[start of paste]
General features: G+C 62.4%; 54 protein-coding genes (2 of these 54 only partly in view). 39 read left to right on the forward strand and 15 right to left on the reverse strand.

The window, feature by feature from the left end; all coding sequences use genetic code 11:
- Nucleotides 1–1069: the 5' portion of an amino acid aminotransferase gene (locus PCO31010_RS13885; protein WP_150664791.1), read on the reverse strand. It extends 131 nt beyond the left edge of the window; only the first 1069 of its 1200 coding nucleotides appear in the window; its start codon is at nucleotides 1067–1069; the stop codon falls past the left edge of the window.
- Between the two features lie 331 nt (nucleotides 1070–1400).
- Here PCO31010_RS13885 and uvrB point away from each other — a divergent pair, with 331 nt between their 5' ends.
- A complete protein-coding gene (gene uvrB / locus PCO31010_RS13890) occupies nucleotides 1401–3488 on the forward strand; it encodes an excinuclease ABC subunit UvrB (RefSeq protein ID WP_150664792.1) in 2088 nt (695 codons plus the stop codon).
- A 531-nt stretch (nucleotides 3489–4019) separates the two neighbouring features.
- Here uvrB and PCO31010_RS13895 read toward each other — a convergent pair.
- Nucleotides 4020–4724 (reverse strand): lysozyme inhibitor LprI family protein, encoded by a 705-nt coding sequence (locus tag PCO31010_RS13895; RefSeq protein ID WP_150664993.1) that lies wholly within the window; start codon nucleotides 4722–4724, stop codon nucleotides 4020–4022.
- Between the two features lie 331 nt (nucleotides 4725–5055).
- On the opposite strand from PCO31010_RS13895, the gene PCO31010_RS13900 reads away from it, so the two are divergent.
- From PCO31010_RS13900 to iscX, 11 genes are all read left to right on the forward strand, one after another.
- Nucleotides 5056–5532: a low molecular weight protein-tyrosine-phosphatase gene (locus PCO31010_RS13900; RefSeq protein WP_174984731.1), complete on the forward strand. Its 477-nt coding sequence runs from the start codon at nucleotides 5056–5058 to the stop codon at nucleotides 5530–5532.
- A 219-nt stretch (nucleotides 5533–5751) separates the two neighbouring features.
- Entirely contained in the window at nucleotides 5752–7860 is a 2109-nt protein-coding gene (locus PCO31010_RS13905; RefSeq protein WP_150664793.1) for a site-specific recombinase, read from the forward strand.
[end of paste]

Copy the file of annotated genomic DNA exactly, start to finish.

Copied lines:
General features: G+C 62.4%; 54 protein-coding genes (2 of these 54 only partly in view). 39 read left to right on the forward strand and 15 right to left on the reverse strand.

The window, feature by feature from the left end; all coding sequences use genetic code 11:
- Nucleotides 1–1069: the 5' portion of an amino acid aminotransferase gene (locus PCO31010_RS13885; protein WP_150664791.1), read on the reverse strand. It extends 131 nt beyond the left edge of the window; only the first 1069 of its 1200 coding nucleotides appear in the window; its start codon is at nucleotides 1067–1069; the stop codon falls past the left edge of the window.
- Between the two features lie 331 nt (nucleotides 1070–1400).
- Here PCO31010_RS13885 and uvrB point away from each other — a divergent pair, with 331 nt between their 5' ends.
- A complete protein-coding gene (gene uvrB / locus PCO31010_RS13890) occupies nucleotides 1401–3488 on the forward strand; it encodes an excinuclease ABC subunit UvrB (RefSeq protein ID WP_150664792.1) in 2088 nt (695 codons plus the stop codon).
- A 531-nt stretch (nucleotides 3489–4019) separates the two neighbouring features.
- Here uvrB and PCO31010_RS13895 read toward each other — a convergent pair.
- Nucleotides 4020–4724 (reverse strand): lysozyme inhibitor LprI family protein, encoded by a 705-nt coding sequence (locus tag PCO31010_RS13895; RefSeq protein ID WP_150664993.1) that lies wholly within the window; start codon nucleotides 4722–4724, stop codon nucleotides 4020–4022.
- Between the two features lie 331 nt (nucleotides 4725–5055).
- On the opposite strand from PCO31010_RS13895, the gene PCO31010_RS13900 reads away from it, so the two are divergent.
- From PCO31010_RS13900 to iscX, 11 genes are all read left to right on the forward strand, one after another.
- Nucleotides 5056–5532: a low molecular weight protein-tyrosine-phosphatase gene (locus PCO31010_RS13900; RefSeq protein WP_174984731.1), complete on the forward strand. Its 477-nt coding sequence runs from the start codon at nucleotides 5056–5058 to the stop codon at nucleotides 5530–5532.
- A 219-nt stretch (nucleotides 5533–5751) separates the two neighbouring features.
- Entirely contained in the window at nucleotides 5752–7860 is a 2109-nt protein-coding gene (locus PCO31010_RS13905; RefSeq protein WP_150664793.1) for a site-specific recombinase, read from the forward strand.